Homes Photo Credit: Original photos on Houzz

10 Clever Ways to Tidy Up Your Living Room

Professional organizer Hannah Young shares her best tips for decluttering your most lived-in spaces.

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As a key communal area in a home, the living room can end up being used for everything—eating breakfast in the morning, doing homework after school, kicking back at the end of the day, and entertaining family and friends on weekends. So it often accumulates all sorts of stuff that can hinder the function and enjoyment of the room. Stepping back to re-evaluate a space you’re very familiar with can be hard, but by tackling the common clutter culprits with these suggestions, you’ll be able create a more peaceful living room.

(Photo: Anna Standish Interiors, original photo on Houzz.)

1. Pare down to a single remote. Remote controls seem to multiply and then disappear with alarming regularity. Although some households corral them in a basket, another good option is a universal remote. By programming a single remote to control all your devices, you’ll never need to hunt for the right one again. This can even be done with a free app on your smartphone, and then everyone has their own universal remote, which in turn can be rung the next time it’s misplaced!

2. Organize the hearth. The trend for cozy fireplaces continues unabated. In the summer, it makes sense to put away tools, logs and kindling, perhaps filling the space with candles or fairy lights for a seasonal alternative. However, come autumn, having an attractive basket for logs and kindling will help keep the hearth tidy, so choose one to best suit the style of your living room.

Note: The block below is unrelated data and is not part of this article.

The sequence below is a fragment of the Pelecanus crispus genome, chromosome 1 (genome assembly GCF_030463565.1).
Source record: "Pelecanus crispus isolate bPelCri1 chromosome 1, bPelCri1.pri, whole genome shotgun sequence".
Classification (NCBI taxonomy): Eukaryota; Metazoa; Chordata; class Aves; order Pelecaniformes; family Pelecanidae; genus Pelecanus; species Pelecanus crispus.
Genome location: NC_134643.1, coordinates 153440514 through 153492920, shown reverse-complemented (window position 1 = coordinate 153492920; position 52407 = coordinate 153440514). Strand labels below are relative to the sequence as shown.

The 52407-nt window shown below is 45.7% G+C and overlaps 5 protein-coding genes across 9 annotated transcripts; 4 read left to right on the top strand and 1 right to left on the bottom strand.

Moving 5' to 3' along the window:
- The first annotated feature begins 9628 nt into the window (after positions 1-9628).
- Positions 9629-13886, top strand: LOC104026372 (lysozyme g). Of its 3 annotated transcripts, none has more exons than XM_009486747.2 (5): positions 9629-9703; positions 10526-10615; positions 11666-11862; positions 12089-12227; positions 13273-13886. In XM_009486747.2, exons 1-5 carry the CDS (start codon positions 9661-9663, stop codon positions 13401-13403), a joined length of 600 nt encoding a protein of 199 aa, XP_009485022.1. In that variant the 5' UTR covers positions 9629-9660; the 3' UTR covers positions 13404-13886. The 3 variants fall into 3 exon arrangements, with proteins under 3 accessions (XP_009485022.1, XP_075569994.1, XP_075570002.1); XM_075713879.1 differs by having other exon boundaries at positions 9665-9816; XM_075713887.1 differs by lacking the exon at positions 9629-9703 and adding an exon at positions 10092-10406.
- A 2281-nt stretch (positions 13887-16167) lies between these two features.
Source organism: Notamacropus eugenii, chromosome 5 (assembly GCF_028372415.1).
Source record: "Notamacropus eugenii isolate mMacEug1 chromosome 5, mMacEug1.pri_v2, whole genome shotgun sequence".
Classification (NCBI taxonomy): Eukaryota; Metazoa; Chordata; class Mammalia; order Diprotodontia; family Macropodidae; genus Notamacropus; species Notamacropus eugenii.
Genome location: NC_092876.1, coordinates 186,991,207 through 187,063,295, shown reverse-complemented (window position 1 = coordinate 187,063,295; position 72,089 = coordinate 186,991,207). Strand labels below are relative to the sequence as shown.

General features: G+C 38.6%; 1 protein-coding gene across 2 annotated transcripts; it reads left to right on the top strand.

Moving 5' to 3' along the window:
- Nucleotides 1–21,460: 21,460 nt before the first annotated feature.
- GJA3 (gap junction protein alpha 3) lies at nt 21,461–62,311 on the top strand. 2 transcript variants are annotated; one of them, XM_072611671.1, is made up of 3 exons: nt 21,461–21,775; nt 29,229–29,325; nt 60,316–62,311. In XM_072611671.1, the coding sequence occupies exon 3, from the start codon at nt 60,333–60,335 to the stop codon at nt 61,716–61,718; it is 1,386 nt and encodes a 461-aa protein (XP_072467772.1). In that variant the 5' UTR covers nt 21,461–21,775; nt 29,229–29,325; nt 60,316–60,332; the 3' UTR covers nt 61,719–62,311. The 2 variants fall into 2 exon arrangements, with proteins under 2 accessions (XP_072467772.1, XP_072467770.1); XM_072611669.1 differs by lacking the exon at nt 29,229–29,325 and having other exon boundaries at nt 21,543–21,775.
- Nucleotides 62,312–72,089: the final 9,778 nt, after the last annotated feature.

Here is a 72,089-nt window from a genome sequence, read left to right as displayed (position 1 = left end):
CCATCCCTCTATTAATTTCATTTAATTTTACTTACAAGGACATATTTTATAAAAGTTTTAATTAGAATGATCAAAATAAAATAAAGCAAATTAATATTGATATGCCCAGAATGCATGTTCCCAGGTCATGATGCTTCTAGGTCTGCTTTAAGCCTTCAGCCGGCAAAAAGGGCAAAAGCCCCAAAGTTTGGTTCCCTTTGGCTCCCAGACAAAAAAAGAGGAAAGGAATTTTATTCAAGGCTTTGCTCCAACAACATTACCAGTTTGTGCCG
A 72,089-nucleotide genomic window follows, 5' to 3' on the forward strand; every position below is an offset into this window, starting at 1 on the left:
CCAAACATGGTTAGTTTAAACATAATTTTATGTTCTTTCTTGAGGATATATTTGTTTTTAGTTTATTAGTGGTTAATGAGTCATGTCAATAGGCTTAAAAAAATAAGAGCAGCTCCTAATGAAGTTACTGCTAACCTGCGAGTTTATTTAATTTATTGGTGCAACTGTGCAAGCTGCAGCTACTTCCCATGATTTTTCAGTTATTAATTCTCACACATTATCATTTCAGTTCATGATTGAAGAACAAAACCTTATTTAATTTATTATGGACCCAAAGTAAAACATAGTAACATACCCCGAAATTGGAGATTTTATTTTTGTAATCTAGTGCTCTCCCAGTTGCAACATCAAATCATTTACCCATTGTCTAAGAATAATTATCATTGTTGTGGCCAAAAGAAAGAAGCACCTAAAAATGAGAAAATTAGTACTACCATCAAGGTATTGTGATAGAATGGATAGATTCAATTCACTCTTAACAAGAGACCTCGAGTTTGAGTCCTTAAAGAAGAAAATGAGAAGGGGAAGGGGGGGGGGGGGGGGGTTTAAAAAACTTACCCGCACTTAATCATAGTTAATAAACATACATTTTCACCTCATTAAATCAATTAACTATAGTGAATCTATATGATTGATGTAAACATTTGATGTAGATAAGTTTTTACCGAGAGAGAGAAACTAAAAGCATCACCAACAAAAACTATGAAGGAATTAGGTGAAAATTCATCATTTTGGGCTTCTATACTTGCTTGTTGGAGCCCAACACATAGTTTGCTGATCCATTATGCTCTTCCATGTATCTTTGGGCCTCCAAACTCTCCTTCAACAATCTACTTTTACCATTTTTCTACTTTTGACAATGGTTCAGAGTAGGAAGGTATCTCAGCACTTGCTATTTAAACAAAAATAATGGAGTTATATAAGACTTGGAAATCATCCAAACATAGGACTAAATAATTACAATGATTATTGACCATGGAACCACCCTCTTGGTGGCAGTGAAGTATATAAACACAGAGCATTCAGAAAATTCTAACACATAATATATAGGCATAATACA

(Photo: Into interior design, original photo on Houzz.)

3. Curate your pillows. The humble pillow can divide opinion—too many or too few? If you’ve accumulated a bunch of them, then a little culling may be in order. Consider the purpose of your pillows: Are they decorative or practical, for use on the sofa or the floor, for people or pets, washable for everyday use or dry-clean for occasional use only? This can be the starting point of your edit. See if you can donate the ones you don’t want to your local thrift shop or animal shelter.

4. Manage your magazines. Maybe the issue of magazine storage is slowly fading as we go digital, but there’s still something satisfying about settling down with a cup of coffee and an inspiring periodical. If you hold on to magazines with the intention of clipping and storing articles for future reference, start doing it now. If after a few weeks it still hasn’t become routine, be realistic that it’s probably never going to happen.

Ditch any magazines older than a year, and review any subscriptions you have to determine whether you’re getting value from them. If you’ve accumulated a stack of unopened issues, unsubscribe for a few months to see if you really do miss the magazine. If you do, you can always sign up again.

(Photo:, original photo on Houzz.)

5. Tuck away game consoles. Small and large gadgets are another common multiplier: we buy new ones but often don’t get rid of the old ones, which can lead to chaos. Get rid of anything that is broken, and encourage family members to sell old gadgets to contribute toward the purchase of any new ones—but act fast. If you wait too long, the old version will quickly become obsolete and no longer salable. Closed storage can help keep the remaining electronics safe, clean and out of sight.